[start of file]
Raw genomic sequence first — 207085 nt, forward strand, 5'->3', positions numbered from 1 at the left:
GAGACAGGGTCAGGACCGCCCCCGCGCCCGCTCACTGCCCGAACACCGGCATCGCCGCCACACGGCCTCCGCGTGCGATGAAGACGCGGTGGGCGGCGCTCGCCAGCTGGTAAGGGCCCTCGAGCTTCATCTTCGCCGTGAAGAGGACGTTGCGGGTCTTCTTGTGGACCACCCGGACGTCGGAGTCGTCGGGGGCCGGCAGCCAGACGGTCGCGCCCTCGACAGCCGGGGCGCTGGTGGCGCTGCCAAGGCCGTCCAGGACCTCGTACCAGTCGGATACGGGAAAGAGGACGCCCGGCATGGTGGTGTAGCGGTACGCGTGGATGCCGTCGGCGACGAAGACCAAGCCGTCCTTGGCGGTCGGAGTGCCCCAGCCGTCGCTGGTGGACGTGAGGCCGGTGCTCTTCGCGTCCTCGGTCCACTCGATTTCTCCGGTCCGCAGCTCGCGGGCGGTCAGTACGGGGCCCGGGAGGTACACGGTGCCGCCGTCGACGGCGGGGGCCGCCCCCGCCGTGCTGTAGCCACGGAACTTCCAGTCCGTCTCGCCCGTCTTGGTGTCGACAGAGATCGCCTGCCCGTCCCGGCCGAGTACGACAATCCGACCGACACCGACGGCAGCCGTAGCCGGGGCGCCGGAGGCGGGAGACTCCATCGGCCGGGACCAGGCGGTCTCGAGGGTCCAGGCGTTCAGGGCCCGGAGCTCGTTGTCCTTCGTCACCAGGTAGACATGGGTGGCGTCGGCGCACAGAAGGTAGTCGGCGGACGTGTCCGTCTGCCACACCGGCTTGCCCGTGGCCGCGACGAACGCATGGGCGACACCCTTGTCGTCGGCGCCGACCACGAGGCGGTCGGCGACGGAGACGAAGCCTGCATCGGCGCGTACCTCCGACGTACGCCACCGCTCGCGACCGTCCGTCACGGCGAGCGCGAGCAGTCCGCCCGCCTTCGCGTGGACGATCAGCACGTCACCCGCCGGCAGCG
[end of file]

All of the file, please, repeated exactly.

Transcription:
Raw genomic sequence first — 207085 nt, forward strand, 5'->3', positions numbered from 1 at the left:
GAGACAGGGTCAGGACCGCCCCCGCGCCCGCTCACTGCCCGAACACCGGCATCGCCGCCACACGGCCTCCGCGTGCGATGAAGACGCGGTGGGCGGCGCTCGCCAGCTGGTAAGGGCCCTCGAGCTTCATCTTCGCCGTGAAGAGGACGTTGCGGGTCTTCTTGTGGACCACCCGGACGTCGGAGTCGTCGGGGGCCGGCAGCCAGACGGTCGCGCCCTCGACAGCCGGGGCGCTGGTGGCGCTGCCAAGGCCGTCCAGGACCTCGTACCAGTCGGATACGGGAAAGAGGACGCCCGGCATGGTGGTGTAGCGGTACGCGTGGATGCCGTCGGCGACGAAGACCAAGCCGTCCTTGGCGGTCGGAGTGCCCCAGCCGTCGCTGGTGGACGTGAGGCCGGTGCTCTTCGCGTCCTCGGTCCACTCGATTTCTCCGGTCCGCAGCTCGCGGGCGGTCAGTACGGGGCCCGGGAGGTACACGGTGCCGCCGTCGACGGCGGGGGCCGCCCCCGCCGTGCTGTAGCCACGGAACTTCCAGTCCGTCTCGCCCGTCTTGGTGTCGACAGAGATCGCCTGCCCGTCCCGGCCGAGTACGACAATCCGACCGACACCGACGGCAGCCGTAGCCGGGGCGCCGGAGGCGGGAGACTCCATCGGCCGGGACCAGGCGGTCTCGAGGGTCCAGGCGTTCAGGGCCCGGAGCTCGTTGTCCTTCGTCACCAGGTAGACATGGGTGGCGTCGGCGCACAGAAGGTAGTCGGCGGACGTGTCCGTCTGCCACACCGGCTTGCCCGTGGCCGCGACGAACGCATGGGCGACACCCTTGTCGTCGGCGCCGACCACGAGGCGGTCGGCGACGGAGACGAAGCCTGCATCGGCGCGTACCTCCGACGTACGCCACCGCTCGCGACCGTCCGTCACGGCGAGCGCGAGCAGTCCGCCCGCCTTCGCGTGGACGATCAGCACGTCACCCGCCGGCAGCG